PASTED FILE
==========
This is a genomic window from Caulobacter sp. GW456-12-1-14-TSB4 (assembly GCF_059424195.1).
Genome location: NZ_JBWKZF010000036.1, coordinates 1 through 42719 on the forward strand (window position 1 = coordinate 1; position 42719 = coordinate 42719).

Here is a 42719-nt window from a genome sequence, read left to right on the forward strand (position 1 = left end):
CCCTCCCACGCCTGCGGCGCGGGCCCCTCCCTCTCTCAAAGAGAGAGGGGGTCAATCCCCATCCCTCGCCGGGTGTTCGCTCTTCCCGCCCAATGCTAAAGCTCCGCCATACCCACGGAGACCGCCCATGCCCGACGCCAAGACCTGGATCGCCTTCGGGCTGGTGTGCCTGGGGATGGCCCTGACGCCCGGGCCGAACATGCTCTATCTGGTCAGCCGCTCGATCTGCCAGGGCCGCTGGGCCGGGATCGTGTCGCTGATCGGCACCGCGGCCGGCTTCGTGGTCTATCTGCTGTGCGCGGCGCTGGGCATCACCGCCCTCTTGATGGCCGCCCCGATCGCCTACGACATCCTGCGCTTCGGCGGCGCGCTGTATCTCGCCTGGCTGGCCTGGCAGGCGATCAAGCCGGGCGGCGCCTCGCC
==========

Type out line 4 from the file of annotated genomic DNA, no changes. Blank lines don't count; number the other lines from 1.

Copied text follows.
CCCTCCCACGCCTGCGGCGCGGGCCCCTCCCTCTCTCAAAGAGAGAGGGGGTCAATCCCCATCCCTCGCCGGGTGTTCGCTCTTCCCGCCCAATGCTAAAGCTCCGCCATACCCACGGAGACCGCCCATGCCCGACGCCAAGACCTGGATCGCCTTCGGGCTGGTGTGCCTGGGGATGGCCCTGACGCCCGGGCCGAACATGCTCTATCTGGTCAGCCGCTCGATCTGCCAGGGCCGCTGGGCCGGGATCGTGTCGCTGATCGGCACCGCGGCCGGCTTCGTGGTCTATCTGCTGTGCGCGGCGCTGGGCATCACCGCCCTCTTGATGGCCGCCCCGATCGCCTACGACATCCTGCGCTTCGGCGGCGCGCTGTATCTCGCCTGGCTGGCCTGGCAGGCGATCAAGCCGGGCGGCGCCTCGCC